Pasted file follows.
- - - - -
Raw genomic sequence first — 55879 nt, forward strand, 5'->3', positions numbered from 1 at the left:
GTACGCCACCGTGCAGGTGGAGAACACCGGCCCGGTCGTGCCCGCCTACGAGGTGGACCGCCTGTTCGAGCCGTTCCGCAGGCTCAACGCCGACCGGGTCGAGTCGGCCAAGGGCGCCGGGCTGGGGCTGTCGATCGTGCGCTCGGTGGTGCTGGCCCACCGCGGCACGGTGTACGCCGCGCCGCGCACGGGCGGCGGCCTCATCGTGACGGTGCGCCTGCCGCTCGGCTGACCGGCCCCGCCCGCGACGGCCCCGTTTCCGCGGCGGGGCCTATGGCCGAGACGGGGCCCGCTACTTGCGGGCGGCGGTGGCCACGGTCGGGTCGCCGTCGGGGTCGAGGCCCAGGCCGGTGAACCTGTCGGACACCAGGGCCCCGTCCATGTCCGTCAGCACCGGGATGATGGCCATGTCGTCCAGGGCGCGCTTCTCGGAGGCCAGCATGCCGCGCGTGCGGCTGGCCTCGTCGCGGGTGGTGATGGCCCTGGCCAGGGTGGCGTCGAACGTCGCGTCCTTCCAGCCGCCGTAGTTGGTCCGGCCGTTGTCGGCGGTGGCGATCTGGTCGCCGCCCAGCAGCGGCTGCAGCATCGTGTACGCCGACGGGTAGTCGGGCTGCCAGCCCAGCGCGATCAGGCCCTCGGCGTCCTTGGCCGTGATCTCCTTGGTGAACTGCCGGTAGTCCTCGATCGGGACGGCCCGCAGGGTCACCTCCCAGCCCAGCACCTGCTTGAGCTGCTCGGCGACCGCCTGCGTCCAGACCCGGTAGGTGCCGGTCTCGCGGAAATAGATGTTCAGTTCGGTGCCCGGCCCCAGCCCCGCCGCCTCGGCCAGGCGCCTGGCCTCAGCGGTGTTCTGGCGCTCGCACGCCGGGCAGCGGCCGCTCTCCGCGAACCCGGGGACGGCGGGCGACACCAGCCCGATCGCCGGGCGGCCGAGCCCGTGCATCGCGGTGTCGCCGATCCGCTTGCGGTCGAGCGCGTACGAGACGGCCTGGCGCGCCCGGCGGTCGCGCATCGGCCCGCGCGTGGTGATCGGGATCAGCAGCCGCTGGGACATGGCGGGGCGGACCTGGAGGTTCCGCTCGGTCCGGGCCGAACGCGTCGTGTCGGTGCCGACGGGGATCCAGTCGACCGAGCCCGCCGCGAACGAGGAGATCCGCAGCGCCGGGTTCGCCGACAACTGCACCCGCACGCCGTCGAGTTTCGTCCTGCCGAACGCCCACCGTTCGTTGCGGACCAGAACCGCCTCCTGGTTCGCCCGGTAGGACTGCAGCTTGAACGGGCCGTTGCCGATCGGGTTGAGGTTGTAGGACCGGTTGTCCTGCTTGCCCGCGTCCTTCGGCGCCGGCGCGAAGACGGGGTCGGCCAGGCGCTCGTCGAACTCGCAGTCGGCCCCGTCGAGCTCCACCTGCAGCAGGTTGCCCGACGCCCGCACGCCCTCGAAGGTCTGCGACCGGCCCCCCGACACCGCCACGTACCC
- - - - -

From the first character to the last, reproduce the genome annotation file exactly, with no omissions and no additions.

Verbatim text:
Raw genomic sequence first — 55879 nt, forward strand, 5'->3', positions numbered from 1 at the left:
GTACGCCACCGTGCAGGTGGAGAACACCGGCCCGGTCGTGCCCGCCTACGAGGTGGACCGCCTGTTCGAGCCGTTCCGCAGGCTCAACGCCGACCGGGTCGAGTCGGCCAAGGGCGCCGGGCTGGGGCTGTCGATCGTGCGCTCGGTGGTGCTGGCCCACCGCGGCACGGTGTACGCCGCGCCGCGCACGGGCGGCGGCCTCATCGTGACGGTGCGCCTGCCGCTCGGCTGACCGGCCCCGCCCGCGACGGCCCCGTTTCCGCGGCGGGGCCTATGGCCGAGACGGGGCCCGCTACTTGCGGGCGGCGGTGGCCACGGTCGGGTCGCCGTCGGGGTCGAGGCCCAGGCCGGTGAACCTGTCGGACACCAGGGCCCCGTCCATGTCCGTCAGCACCGGGATGATGGCCATGTCGTCCAGGGCGCGCTTCTCGGAGGCCAGCATGCCGCGCGTGCGGCTGGCCTCGTCGCGGGTGGTGATGGCCCTGGCCAGGGTGGCGTCGAACGTCGCGTCCTTCCAGCCGCCGTAGTTGGTCCGGCCGTTGTCGGCGGTGGCGATCTGGTCGCCGCCCAGCAGCGGCTGCAGCATCGTGTACGCCGACGGGTAGTCGGGCTGCCAGCCCAGCGCGATCAGGCCCTCGGCGTCCTTGGCCGTGATCTCCTTGGTGAACTGCCGGTAGTCCTCGATCGGGACGGCCCGCAGGGTCACCTCCCAGCCCAGCACCTGCTTGAGCTGCTCGGCGACCGCCTGCGTCCAGACCCGGTAGGTGCCGGTCTCGCGGAAATAGATGTTCAGTTCGGTGCCCGGCCCCAGCCCCGCCGCCTCGGCCAGGCGCCTGGCCTCAGCGGTGTTCTGGCGCTCGCACGCCGGGCAGCGGCCGCTCTCCGCGAACCCGGGGACGGCGGGCGACACCAGCCCGATCGCCGGGCGGCCGAGCCCGTGCATCGCGGTGTCGCCGATCCGCTTGCGGTCGAGCGCGTACGAGACGGCCTGGCGCGCCCGGCGGTCGCGCATCGGCCCGCGCGTGGTGATCGGGATCAGCAGCCGCTGGGACATGGCGGGGCGGACCTGGAGGTTCCGCTCGGTCCGGGCCGAACGCGTCGTGTCGGTGCCGACGGGGATCCAGTCGACCGAGCCCGCCGCGAACGAGGAGATCCGCAGCGCCGGGTTCGCCGACAACTGCACCCGCACGCCGTCGAGTTTCGTCCTGCCGAACGCCCACCGTTCGTTGCGGACCAGAACCGCCTCCTGGTTCGCCCGGTAGGACTGCAGCTTGAACGGGCCGTTGCCGATCGGGTTGAGGTTGTAGGACCGGTTGTCCTGCTTGCCCGCGTCCTTCGGCGCCGGCGCGAAGACGGGGTCGGCCAGGCGCTCGTCGAACTCGCAGTCGGCCCCGTCGAGCTCCACCTGCAGCAGGTTGCCCGACGCCCGCACGCCCTCGAAGGTCTGCGACCGGCCCCCCGACACCGCCACGTACCC